02. Variables

Variables Lab

In this lab, we will learn about variables, a powerful storage container of information.

[0] Variable tests

๐Ÿ’ป Start by opening the Terminal cloning this lab onto your laptop. As a reminder, we will run this command at the start of each lab.

mwc update
๐Ÿ’ป In the Terminal, type the following command to open the lab folder.
cd ~/desktop/making_with_code/cs9/unit00_drawing/lab_variables
๐Ÿ‘พ ๐Ÿ’ฌ Windows Users
I suggest not copying the path command, and instead using cd and ls to ensure you are in the correct making_with_code folder.

๐Ÿ’ป Enter the Poetry Shell. We will also run this command at the start of each lab, but only when we are inside a lab folder.

poetry shell
๐Ÿ‘พ ๐Ÿ’ฌ Exiting the poetry shell
When you want to exit the shell, you can type exit or ^D

๐Ÿ’ป Take a look at the files inside with: ls

  • variable_test0.py
  • variable_test1.py
  • variable_test2.py
  • responsive_drawing.py

[Variable test 0]

๐Ÿ’ป First let's start by running variable_test0.py.

python variable_test0.py

You should see words print out in the Terminal.

๐Ÿ’ป Let's see how that is happening by opening the file in Atom: atom variable_test0.py

Atom is the code editor we will be using throughout this course.

#####################
# Unit 0 Lab 2
# variable_test0.py
#####################

name = "YOUR NAME"
print("Hello")
print(name)

๐Ÿ’ป Start by replacing "YOUR NAME" with your name (but keep the ""). Now you have declared the name variable and assigned your name as its value.

๐Ÿ’ป Save the file and run the program again. You should see an output similar to the one below:

Tip: Use the up arrow to cycle through your previous commands in Terminal

$ python variable_test0.py
Hello
Emma

What just happened? After storing your name in the name variable, print(name) prints out whatever is stored in the variable.

Let’s do another test.

๐Ÿ’ป Add the following lines of code to your file.
name = "YOUR FRIEND'S NAME"
print("HELLO")
print(name)

๐Ÿ’ป Replace "Friend's name" with your friend’s name.

Now our program is printing the name variable twice but we’ve assigned different values to the variable at different places in the code. What do you think will happen?

๐Ÿ’ป Run the code to find out! You should see an output similar to the one below:

$ python variable_test0.py
Hello
Emma
Hello
Britte

[Variable test 1]

๐Ÿ’ป Let's continue explore variables by running a different variable test: python variable_test1.py

Hmm, something is wrong here.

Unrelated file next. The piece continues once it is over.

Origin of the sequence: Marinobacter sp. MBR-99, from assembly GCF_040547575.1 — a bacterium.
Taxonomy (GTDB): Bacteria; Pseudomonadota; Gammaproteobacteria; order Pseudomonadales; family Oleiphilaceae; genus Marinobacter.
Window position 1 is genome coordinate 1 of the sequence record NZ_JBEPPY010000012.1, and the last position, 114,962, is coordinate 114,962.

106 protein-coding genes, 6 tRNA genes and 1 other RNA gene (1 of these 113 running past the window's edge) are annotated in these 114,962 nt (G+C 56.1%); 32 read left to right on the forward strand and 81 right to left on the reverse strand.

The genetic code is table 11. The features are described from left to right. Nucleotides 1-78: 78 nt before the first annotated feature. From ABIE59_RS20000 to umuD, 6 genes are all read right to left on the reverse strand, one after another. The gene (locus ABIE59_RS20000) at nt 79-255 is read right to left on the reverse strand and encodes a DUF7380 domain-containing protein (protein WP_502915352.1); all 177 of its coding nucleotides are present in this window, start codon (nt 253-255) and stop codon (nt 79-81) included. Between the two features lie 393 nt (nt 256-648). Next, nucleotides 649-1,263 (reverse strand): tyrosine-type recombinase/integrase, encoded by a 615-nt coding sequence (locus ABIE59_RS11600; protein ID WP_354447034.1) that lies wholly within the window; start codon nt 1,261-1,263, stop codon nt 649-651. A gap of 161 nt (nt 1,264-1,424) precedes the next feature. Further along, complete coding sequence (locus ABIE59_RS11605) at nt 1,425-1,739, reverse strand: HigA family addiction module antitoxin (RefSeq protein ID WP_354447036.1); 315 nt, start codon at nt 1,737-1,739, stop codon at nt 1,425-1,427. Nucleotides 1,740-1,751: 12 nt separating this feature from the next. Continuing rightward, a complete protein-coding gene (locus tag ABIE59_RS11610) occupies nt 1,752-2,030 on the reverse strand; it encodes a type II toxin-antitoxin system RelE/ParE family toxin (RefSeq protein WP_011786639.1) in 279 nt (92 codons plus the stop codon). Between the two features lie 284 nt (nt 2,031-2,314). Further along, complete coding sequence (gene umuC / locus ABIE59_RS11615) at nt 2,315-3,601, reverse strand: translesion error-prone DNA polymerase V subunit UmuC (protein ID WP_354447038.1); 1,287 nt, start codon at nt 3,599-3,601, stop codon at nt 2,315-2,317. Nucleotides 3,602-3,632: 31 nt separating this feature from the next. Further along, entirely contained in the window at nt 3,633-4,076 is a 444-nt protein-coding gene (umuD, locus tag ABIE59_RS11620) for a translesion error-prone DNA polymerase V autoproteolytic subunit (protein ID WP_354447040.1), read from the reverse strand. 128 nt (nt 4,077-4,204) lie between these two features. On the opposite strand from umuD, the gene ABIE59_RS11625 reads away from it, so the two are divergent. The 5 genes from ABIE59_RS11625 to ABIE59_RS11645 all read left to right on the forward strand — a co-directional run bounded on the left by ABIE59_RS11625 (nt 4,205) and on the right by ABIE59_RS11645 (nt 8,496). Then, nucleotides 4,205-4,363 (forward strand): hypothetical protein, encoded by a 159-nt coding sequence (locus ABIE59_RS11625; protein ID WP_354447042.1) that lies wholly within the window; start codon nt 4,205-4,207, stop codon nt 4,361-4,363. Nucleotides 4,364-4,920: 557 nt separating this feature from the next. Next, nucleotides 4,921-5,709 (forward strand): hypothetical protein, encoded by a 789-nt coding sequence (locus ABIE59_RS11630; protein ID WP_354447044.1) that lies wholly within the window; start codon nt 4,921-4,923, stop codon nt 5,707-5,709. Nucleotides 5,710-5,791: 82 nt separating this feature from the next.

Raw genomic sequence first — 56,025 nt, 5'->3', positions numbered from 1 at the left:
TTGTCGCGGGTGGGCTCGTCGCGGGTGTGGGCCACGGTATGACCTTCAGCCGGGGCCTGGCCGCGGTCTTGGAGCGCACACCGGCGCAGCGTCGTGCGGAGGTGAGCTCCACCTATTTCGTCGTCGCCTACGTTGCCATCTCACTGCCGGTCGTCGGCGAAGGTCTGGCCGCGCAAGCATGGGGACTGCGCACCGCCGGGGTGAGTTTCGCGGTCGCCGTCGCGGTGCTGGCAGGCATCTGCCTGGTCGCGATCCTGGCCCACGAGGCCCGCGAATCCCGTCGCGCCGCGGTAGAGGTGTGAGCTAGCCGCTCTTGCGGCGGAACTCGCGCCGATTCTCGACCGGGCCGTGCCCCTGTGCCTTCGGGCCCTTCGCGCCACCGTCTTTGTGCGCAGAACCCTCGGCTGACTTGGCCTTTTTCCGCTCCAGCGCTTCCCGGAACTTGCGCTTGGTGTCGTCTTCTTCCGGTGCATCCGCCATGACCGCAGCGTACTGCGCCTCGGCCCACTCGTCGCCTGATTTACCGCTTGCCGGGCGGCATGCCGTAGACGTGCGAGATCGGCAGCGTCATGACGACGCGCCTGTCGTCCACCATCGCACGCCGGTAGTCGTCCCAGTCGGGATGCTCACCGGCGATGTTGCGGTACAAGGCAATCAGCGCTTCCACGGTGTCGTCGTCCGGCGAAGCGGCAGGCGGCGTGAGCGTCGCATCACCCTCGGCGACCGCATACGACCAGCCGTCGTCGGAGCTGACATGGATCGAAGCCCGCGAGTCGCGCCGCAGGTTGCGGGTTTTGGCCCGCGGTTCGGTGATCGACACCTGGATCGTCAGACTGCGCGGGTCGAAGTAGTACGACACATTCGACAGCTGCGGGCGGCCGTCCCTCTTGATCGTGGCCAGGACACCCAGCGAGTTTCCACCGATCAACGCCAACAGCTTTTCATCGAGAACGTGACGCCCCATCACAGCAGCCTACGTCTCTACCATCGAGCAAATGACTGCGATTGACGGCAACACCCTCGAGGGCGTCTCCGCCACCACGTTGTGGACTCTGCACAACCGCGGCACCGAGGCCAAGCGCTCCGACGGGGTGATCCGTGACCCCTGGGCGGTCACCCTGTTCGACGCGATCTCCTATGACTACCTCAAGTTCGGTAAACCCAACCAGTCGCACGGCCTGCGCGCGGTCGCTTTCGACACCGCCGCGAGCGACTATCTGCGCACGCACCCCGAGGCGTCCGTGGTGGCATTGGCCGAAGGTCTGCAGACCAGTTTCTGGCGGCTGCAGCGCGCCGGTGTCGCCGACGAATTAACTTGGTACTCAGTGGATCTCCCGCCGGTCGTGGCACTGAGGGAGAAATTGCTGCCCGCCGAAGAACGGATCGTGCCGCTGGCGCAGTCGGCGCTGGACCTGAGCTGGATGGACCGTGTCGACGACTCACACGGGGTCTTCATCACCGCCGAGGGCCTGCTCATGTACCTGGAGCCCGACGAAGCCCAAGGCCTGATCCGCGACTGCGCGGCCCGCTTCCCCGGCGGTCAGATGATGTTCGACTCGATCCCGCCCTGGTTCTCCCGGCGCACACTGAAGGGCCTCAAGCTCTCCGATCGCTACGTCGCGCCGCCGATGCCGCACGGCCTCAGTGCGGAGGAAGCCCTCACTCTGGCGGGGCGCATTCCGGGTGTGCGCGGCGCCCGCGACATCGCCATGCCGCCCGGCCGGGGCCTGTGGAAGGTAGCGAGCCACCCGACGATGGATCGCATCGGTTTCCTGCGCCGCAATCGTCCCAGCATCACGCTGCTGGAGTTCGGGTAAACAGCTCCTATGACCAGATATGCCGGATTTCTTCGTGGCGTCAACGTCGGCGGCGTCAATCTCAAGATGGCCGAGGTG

๐Ÿ’ป Open up the code and try to fix the bug: atom variable_test1.py

#####################
# Unit 0 Lab 2
# variable_test1.py
#####################

favorite_color = "color"
print("Your favorite color is " + favorite_color)
print("Your favorite fruit is " + favorite_fruit)
favorite_fruit = "fruit"

[Variable test 2]

๐Ÿ’ป Now, let's experiment with user input. Run the 3rd variable test: python variable_test2.py

#####################
# Unit 0 Lab 2
# variable_test2.py
#####################


favorite_artist = input("What is your favorite artist? ")
print("Oh, I love " + favorite_artist + "!")
๐Ÿ’ป Run your program multiple times and change up what artist you type.

This shows how your programs can be responsive to user input and how you can store information from the user in variables that may change every time your program runs.


[1] Responsive Drawing

The last variable test showed how your programs can be responsive to user input and how you can store information from the user in variables that may change every time your program runs.

This means that we can use variables to make our code do different things at different times based on input. Can you imagine how that might help use make more interesting turtle drawing?

๐Ÿ’ป Create a turtle drawing that is responsive to user input. Open the file responsive_drawing.py to get started.

๐Ÿ‘พ ๐Ÿ’ฌ FYI

You can get input from the user while your program is running using input("PROMPT"). By default, input("PROMPT") collects words.

If you want to get a number from the user, use int(input("PROMPT")). This is because Python treats numbers and words differently. We’ll talk more about this next unit.

For example:

age = int(input("How old are you?"))

[Deliverables]

โšกโœจ
Once you’ve successfully completed the responsive drawing be sure to fill out this Google form.

[2] Extension: Size Factor Drawing

Create a turtle drawing of a face that changes sizes based on a user inputed size factor.

For example, if the user inputs 1 the face should be an average size. If the user inputs .5, the face should be half size. If the user inputs 2, the face should be twice the size.

๐Ÿ’ป Create a new file: atom size_factor.py.

Make note of how we create a new file. atom <file_name.py>